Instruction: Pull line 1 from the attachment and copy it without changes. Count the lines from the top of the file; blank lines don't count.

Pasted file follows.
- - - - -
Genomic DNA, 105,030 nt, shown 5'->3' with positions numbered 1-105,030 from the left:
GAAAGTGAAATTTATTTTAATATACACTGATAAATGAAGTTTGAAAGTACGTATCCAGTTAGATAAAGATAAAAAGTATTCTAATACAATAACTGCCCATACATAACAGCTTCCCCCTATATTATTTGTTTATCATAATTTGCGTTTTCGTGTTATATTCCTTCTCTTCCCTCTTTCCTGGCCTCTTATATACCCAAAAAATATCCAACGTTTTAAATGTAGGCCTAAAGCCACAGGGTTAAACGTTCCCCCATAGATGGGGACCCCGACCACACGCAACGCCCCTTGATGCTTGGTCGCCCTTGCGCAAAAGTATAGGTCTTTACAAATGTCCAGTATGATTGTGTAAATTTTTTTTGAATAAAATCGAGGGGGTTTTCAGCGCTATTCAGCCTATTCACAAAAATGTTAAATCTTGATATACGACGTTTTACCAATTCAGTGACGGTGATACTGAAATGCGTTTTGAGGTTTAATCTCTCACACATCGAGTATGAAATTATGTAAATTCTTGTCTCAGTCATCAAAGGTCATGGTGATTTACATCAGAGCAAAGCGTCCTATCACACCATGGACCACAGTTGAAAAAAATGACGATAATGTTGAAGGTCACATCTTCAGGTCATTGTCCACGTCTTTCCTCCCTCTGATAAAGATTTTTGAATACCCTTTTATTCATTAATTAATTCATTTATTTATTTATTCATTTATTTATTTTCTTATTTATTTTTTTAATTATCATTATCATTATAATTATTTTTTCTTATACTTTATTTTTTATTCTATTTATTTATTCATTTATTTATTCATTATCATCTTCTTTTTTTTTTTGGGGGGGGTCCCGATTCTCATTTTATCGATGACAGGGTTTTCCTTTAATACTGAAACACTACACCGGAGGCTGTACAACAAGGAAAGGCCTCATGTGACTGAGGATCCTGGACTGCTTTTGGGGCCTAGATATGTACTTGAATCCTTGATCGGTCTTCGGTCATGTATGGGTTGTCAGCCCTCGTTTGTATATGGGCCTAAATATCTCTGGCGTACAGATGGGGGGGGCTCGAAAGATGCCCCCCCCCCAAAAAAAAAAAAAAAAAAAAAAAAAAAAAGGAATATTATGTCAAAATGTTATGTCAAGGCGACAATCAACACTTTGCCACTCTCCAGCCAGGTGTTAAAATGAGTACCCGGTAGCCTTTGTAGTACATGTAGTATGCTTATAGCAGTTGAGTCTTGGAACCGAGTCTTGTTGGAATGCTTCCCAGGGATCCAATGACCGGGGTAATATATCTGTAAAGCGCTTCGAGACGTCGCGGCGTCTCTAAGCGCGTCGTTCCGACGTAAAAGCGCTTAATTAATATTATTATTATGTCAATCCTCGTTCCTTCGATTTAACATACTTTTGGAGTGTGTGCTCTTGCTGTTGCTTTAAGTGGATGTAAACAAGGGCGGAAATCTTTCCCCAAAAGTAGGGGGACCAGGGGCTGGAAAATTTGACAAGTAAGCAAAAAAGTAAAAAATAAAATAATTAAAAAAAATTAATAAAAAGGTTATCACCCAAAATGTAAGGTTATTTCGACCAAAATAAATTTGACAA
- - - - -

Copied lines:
Genomic DNA, 105,030 nt, shown 5'->3' with positions numbered 1-105,030 from the left: